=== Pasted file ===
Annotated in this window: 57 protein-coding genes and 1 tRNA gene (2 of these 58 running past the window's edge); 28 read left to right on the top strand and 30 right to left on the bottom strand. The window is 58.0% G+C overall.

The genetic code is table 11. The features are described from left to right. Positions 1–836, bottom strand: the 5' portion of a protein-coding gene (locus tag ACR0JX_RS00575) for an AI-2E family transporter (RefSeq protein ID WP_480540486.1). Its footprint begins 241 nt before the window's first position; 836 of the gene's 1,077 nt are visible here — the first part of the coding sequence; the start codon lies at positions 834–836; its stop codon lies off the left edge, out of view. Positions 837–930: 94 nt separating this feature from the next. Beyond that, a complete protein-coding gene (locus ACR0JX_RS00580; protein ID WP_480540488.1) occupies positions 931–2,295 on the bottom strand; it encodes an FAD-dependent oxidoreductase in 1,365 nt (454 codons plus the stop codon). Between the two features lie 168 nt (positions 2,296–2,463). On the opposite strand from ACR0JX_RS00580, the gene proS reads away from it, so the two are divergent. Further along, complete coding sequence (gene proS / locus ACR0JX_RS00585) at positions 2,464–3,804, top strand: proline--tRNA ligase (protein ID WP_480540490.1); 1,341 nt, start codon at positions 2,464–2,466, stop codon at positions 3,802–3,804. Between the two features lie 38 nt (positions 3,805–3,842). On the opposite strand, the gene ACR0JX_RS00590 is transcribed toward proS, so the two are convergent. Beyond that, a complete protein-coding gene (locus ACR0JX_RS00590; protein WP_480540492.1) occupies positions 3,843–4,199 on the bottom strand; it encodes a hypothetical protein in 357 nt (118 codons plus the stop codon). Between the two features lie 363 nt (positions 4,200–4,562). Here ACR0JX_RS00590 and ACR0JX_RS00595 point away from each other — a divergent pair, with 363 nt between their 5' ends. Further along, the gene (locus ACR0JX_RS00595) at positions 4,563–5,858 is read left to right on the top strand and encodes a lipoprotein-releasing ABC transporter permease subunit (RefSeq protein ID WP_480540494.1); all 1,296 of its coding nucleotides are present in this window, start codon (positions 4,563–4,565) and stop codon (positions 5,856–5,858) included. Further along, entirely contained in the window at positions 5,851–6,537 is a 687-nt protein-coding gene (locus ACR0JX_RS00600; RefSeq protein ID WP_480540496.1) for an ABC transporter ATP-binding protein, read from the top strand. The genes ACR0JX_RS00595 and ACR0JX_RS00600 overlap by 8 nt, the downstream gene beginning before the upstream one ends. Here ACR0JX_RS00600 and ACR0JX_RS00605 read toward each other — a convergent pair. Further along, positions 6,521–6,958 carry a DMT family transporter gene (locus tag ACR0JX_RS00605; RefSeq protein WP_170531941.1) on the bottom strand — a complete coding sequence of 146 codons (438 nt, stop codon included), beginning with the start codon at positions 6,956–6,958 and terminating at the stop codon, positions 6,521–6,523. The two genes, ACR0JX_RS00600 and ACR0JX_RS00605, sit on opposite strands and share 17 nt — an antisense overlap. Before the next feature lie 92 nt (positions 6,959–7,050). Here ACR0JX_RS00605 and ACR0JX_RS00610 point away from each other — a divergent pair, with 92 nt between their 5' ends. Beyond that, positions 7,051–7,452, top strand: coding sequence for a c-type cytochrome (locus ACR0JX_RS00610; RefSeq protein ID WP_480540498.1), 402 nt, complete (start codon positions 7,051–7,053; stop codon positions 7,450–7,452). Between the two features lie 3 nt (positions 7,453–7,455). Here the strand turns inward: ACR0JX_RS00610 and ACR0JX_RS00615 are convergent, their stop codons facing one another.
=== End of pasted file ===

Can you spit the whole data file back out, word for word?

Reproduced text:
Annotated in this window: 57 protein-coding genes and 1 tRNA gene (2 of these 58 running past the window's edge); 28 read left to right on the top strand and 30 right to left on the bottom strand. The window is 58.0% G+C overall.

The genetic code is table 11. The features are described from left to right. Positions 1–836, bottom strand: the 5' portion of a protein-coding gene (locus tag ACR0JX_RS00575) for an AI-2E family transporter (RefSeq protein ID WP_480540486.1). Its footprint begins 241 nt before the window's first position; 836 of the gene's 1,077 nt are visible here — the first part of the coding sequence; the start codon lies at positions 834–836; its stop codon lies off the left edge, out of view. Positions 837–930: 94 nt separating this feature from the next. Beyond that, a complete protein-coding gene (locus ACR0JX_RS00580; protein ID WP_480540488.1) occupies positions 931–2,295 on the bottom strand; it encodes an FAD-dependent oxidoreductase in 1,365 nt (454 codons plus the stop codon). Between the two features lie 168 nt (positions 2,296–2,463). On the opposite strand from ACR0JX_RS00580, the gene proS reads away from it, so the two are divergent. Further along, complete coding sequence (gene proS / locus ACR0JX_RS00585) at positions 2,464–3,804, top strand: proline--tRNA ligase (protein ID WP_480540490.1); 1,341 nt, start codon at positions 2,464–2,466, stop codon at positions 3,802–3,804. Between the two features lie 38 nt (positions 3,805–3,842). On the opposite strand, the gene ACR0JX_RS00590 is transcribed toward proS, so the two are convergent. Beyond that, a complete protein-coding gene (locus ACR0JX_RS00590; protein WP_480540492.1) occupies positions 3,843–4,199 on the bottom strand; it encodes a hypothetical protein in 357 nt (118 codons plus the stop codon). Between the two features lie 363 nt (positions 4,200–4,562). Here ACR0JX_RS00590 and ACR0JX_RS00595 point away from each other — a divergent pair, with 363 nt between their 5' ends. Further along, the gene (locus ACR0JX_RS00595) at positions 4,563–5,858 is read left to right on the top strand and encodes a lipoprotein-releasing ABC transporter permease subunit (RefSeq protein ID WP_480540494.1); all 1,296 of its coding nucleotides are present in this window, start codon (positions 4,563–4,565) and stop codon (positions 5,856–5,858) included. Further along, entirely contained in the window at positions 5,851–6,537 is a 687-nt protein-coding gene (locus ACR0JX_RS00600; RefSeq protein ID WP_480540496.1) for an ABC transporter ATP-binding protein, read from the top strand. The genes ACR0JX_RS00595 and ACR0JX_RS00600 overlap by 8 nt, the downstream gene beginning before the upstream one ends. Here ACR0JX_RS00600 and ACR0JX_RS00605 read toward each other — a convergent pair. Further along, positions 6,521–6,958 carry a DMT family transporter gene (locus tag ACR0JX_RS00605; RefSeq protein WP_170531941.1) on the bottom strand — a complete coding sequence of 146 codons (438 nt, stop codon included), beginning with the start codon at positions 6,956–6,958 and terminating at the stop codon, positions 6,521–6,523. The two genes, ACR0JX_RS00600 and ACR0JX_RS00605, sit on opposite strands and share 17 nt — an antisense overlap. Before the next feature lie 92 nt (positions 6,959–7,050). Here ACR0JX_RS00605 and ACR0JX_RS00610 point away from each other — a divergent pair, with 92 nt between their 5' ends. Beyond that, positions 7,051–7,452, top strand: coding sequence for a c-type cytochrome (locus ACR0JX_RS00610; RefSeq protein ID WP_480540498.1), 402 nt, complete (start codon positions 7,051–7,053; stop codon positions 7,450–7,452). Between the two features lie 3 nt (positions 7,453–7,455). Here the strand turns inward: ACR0JX_RS00610 and ACR0JX_RS00615 are convergent, their stop codons facing one another.